For many people in Karnataka a new law making it compulsory for a pillion rider to also wear a helmet is an utter annoyance.
"I don't find it very necessary, because it is very hard to carry three helmets. And ladies will feel uncomfortable wearing it. And kids, it is very hard for them to carry it," said a commuter Rahil Khan, riding along with his wife and child.
Another rider, Purushottam, agreed. "Yes, I am against it. If someone is waiting for a drop, they can't also bring the helmet, right?"
Until now, laws made it mandatory only for riders in urban areas to wear helmets. Police say enforcement was difficult in rural areas.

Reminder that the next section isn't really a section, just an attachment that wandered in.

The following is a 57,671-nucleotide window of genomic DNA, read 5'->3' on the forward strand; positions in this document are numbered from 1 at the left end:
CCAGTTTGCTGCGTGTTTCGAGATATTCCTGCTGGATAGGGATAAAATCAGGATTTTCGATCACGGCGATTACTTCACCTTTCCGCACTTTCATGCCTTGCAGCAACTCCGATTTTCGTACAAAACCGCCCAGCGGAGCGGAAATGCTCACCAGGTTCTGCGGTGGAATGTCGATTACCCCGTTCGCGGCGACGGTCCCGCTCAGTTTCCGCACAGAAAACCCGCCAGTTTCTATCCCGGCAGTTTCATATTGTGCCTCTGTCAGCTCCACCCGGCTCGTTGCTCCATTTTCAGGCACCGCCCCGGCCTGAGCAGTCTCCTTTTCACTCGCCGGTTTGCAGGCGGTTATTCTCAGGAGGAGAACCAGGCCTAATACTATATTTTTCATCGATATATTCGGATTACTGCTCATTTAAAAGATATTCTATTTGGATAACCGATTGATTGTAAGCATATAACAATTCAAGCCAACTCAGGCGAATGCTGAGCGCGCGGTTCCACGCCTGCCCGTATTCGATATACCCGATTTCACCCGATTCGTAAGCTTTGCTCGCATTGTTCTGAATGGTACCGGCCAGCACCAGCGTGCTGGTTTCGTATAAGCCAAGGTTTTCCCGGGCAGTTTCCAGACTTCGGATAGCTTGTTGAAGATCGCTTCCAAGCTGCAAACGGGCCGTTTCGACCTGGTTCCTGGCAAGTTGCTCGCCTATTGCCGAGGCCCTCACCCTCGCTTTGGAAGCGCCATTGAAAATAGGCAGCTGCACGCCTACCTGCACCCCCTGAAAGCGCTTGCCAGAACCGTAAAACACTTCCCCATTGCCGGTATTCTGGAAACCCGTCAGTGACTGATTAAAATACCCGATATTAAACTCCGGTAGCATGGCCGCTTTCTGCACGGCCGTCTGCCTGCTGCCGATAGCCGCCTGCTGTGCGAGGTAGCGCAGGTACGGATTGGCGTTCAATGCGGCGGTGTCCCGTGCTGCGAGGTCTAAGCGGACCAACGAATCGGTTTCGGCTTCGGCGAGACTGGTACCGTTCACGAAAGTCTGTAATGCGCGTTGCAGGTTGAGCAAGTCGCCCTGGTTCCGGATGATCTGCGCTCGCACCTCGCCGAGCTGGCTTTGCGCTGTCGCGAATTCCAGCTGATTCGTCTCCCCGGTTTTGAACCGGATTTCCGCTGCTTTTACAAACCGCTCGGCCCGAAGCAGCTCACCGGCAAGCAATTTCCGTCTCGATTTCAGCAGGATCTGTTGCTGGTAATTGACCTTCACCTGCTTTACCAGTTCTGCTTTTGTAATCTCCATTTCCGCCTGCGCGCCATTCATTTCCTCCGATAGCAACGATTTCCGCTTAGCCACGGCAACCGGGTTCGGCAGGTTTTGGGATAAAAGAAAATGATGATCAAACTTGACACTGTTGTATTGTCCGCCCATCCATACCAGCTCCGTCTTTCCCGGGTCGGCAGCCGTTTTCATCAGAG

Dr M A Saleem, Additional Commissioner for Traffic told NDTV, "In Karnataka it was compulsory only for the rider and that too only for six cities - not in rural and rest of Karnataka state."
Last year, more than 17 lakh cases were booked against those not wearing helmets.
A bike rider, Junaid, was among those who agreed with the rule. "Only if the rider uses a helmet and the child is without one, it is very risky for a child. So it is very important for the pillion rider also," he said.
People are reluctant to wear helmets for many reasons - the heat, the discomfort of carrying around the helmet and even worry about their hair.
"Many people have the false notion it leads to hairfall. To counter such perceptions some time ago we signed up (cricket star) Rahul Dravid as a brand ambassador for a campaign as he was known for batting all day wearing a helmet," said Dr Saleem.